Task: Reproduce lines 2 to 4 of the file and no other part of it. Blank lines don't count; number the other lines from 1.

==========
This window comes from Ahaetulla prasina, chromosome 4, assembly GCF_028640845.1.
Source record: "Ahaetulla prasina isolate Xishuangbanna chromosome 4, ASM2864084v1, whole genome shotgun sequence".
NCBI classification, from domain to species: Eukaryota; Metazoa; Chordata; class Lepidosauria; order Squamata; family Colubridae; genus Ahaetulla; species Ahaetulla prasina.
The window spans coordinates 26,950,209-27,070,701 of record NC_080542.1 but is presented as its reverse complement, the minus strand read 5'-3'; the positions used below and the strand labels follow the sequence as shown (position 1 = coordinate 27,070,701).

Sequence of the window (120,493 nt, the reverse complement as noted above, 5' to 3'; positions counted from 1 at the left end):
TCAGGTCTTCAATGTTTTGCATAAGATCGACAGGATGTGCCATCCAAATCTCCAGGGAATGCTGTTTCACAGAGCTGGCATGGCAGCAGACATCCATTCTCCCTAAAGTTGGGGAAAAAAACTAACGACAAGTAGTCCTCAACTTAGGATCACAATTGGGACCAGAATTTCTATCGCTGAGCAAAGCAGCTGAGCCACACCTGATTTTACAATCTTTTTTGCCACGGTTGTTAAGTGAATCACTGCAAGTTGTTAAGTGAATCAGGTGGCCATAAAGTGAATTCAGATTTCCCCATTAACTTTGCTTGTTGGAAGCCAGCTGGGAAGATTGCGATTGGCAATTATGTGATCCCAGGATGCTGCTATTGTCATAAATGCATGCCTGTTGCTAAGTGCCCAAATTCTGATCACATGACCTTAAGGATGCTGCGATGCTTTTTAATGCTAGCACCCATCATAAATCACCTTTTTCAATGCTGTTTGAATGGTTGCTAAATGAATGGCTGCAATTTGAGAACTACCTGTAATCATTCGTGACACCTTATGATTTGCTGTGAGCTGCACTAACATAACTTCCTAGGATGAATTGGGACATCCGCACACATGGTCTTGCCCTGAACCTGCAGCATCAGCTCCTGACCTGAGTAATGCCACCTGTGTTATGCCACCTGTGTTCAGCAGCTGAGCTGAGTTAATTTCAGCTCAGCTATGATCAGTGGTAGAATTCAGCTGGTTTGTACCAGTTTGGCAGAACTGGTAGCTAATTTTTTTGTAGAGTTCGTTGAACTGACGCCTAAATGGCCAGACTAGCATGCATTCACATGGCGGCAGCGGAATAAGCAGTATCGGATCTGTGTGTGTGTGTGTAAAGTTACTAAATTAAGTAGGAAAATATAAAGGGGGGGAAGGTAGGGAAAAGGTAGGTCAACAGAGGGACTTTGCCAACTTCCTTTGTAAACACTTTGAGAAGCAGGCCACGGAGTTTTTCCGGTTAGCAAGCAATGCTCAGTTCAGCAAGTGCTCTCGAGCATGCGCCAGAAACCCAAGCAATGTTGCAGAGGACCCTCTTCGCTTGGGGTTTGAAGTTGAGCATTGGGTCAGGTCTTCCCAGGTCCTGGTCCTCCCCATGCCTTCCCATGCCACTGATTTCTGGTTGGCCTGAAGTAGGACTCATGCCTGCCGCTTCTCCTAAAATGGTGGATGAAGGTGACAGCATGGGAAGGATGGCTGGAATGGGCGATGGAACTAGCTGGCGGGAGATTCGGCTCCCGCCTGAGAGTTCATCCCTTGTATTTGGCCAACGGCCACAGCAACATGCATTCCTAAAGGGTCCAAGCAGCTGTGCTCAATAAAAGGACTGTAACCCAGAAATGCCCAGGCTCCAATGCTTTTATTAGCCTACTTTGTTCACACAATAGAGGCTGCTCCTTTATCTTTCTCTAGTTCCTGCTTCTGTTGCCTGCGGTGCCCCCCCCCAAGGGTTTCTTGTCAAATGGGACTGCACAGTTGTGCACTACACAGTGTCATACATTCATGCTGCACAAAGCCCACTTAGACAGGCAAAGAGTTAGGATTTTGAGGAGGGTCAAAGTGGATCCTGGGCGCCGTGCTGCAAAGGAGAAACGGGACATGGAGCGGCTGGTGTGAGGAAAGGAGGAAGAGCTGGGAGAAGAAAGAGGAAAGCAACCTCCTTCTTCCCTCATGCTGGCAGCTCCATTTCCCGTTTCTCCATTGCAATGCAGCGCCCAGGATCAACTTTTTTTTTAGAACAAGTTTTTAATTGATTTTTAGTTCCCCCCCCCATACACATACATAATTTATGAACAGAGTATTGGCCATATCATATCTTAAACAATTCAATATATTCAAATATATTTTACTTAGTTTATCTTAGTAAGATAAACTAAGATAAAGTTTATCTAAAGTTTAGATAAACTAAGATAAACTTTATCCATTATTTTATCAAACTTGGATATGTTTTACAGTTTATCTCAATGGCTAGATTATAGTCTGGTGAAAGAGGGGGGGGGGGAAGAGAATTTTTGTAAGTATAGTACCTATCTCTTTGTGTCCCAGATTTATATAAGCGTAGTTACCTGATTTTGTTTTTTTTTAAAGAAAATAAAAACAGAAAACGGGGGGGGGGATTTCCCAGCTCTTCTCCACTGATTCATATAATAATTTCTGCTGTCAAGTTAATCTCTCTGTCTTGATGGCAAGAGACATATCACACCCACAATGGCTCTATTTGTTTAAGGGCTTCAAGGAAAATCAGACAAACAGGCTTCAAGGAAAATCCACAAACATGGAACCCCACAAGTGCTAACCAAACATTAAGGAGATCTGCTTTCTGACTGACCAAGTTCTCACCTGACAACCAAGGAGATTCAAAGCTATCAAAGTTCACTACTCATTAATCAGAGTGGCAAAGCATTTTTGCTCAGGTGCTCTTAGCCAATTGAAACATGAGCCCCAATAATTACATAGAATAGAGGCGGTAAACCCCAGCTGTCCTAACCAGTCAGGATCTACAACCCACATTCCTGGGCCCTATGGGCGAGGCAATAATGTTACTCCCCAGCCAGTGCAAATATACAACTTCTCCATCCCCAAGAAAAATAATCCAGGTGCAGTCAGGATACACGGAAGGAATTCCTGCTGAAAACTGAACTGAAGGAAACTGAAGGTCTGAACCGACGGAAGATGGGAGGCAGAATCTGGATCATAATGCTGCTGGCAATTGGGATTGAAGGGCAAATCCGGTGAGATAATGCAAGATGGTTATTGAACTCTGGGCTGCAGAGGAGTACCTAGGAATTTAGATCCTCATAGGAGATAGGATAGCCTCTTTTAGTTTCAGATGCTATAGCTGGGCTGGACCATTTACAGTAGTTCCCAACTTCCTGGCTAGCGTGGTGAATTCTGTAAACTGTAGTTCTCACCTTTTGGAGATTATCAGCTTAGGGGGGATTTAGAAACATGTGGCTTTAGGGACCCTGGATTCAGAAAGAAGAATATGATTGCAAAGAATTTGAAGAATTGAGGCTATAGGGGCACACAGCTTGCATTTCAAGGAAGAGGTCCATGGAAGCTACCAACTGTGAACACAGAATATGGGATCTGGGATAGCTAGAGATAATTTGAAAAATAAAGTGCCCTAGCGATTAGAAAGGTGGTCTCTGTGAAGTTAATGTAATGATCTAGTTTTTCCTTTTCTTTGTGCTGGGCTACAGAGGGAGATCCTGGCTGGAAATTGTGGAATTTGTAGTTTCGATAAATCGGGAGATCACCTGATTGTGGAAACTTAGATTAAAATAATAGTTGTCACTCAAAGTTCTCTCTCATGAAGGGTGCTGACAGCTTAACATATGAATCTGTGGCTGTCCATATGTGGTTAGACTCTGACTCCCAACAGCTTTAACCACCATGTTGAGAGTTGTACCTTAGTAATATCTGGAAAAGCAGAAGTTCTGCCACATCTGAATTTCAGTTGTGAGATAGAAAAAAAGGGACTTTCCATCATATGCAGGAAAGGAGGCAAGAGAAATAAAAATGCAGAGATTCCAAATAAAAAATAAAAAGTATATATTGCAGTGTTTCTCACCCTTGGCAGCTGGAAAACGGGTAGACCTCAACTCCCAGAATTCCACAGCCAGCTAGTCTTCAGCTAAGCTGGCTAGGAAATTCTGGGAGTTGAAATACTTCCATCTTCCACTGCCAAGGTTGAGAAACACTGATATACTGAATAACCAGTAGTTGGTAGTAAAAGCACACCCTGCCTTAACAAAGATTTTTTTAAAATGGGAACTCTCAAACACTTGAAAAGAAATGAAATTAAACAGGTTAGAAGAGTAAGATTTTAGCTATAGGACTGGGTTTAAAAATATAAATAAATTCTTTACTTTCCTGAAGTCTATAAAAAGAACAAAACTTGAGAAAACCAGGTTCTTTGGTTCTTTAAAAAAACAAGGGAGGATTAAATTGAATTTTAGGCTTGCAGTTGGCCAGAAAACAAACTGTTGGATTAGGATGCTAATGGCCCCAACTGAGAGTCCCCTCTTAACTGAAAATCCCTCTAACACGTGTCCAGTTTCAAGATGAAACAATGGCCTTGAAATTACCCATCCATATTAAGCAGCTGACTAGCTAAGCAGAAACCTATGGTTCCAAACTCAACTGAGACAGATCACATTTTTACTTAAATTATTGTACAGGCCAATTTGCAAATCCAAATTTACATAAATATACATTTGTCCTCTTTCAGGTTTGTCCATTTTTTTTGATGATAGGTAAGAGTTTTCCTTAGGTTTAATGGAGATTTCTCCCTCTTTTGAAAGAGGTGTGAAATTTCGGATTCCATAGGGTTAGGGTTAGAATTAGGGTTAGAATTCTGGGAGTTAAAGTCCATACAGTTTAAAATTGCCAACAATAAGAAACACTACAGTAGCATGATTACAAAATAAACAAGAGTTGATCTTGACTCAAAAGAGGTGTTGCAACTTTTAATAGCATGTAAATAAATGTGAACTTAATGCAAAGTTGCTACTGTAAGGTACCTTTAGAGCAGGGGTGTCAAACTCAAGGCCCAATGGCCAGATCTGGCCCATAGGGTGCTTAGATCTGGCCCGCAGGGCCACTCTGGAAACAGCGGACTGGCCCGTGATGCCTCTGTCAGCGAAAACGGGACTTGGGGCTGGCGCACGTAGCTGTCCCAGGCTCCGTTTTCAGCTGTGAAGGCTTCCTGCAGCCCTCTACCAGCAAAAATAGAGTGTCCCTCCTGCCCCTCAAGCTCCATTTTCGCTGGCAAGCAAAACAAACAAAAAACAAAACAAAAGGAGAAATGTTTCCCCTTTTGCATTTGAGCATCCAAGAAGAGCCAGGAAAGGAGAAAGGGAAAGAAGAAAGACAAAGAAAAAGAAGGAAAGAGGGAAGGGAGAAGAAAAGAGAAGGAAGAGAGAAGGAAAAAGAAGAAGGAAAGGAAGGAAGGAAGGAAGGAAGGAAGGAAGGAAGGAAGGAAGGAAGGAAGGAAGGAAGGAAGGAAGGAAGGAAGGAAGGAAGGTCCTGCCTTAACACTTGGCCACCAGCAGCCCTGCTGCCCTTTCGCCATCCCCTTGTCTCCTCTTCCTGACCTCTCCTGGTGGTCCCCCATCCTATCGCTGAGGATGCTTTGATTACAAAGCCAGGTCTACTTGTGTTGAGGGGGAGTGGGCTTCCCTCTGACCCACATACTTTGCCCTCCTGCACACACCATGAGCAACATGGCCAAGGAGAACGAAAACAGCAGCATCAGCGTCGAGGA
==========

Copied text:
Source record: "Ahaetulla prasina isolate Xishuangbanna chromosome 4, ASM2864084v1, whole genome shotgun sequence".
NCBI classification, from domain to species: Eukaryota; Metazoa; Chordata; class Lepidosauria; order Squamata; family Colubridae; genus Ahaetulla; species Ahaetulla prasina.
The window spans coordinates 26,950,209-27,070,701 of record NC_080542.1 but is presented as its reverse complement, the minus strand read 5'-3'; the positions used below and the strand labels follow the sequence as shown (position 1 = coordinate 27,070,701).